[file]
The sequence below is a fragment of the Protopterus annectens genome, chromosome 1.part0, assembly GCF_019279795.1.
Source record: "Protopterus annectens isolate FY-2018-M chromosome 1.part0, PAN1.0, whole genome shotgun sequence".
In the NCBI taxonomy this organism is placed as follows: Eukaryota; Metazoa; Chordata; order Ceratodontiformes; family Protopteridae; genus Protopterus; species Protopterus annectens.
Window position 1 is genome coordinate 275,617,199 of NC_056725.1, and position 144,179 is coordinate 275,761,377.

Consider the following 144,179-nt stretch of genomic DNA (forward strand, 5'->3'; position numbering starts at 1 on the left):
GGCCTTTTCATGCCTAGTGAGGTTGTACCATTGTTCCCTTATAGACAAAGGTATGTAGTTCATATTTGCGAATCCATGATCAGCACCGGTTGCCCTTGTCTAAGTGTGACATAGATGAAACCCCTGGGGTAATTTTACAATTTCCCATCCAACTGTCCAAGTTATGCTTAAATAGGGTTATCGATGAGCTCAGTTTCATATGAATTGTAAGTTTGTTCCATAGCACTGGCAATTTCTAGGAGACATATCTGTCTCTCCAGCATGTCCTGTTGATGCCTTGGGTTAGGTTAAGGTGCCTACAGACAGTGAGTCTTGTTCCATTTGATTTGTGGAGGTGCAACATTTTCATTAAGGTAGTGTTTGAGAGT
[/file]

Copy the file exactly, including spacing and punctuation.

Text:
The sequence below is a fragment of the Protopterus annectens genome, chromosome 1.part0, assembly GCF_019279795.1.
Source record: "Protopterus annectens isolate FY-2018-M chromosome 1.part0, PAN1.0, whole genome shotgun sequence".
In the NCBI taxonomy this organism is placed as follows: Eukaryota; Metazoa; Chordata; order Ceratodontiformes; family Protopteridae; genus Protopterus; species Protopterus annectens.
Window position 1 is genome coordinate 275,617,199 of NC_056725.1, and position 144,179 is coordinate 275,761,377.

Consider the following 144,179-nt stretch of genomic DNA (forward strand, 5'->3'; position numbering starts at 1 on the left):
GGCCTTTTCATGCCTAGTGAGGTTGTACCATTGTTCCCTTATAGACAAAGGTATGTAGTTCATATTTGCGAATCCATGATCAGCACCGGTTGCCCTTGTCTAAGTGTGACATAGATGAAACCCCTGGGGTAATTTTACAATTTCCCATCCAACTGTCCAAGTTATGCTTAAATAGGGTTATCGATGAGCTCAGTTTCATATGAATTGTAAGTTTGTTCCATAGCACTGGCAATTTCTAGGAGACATATCTGTCTCTCCAGCATGTCCTGTTGATGCCTTGGGTTAGGTTAAGGTGCCTACAGACAGTGAGTCTTGTTCCATTTGATTTGTGGAGGTGCAACATTTTCATTAAGGTAGTGTTTGAGAGT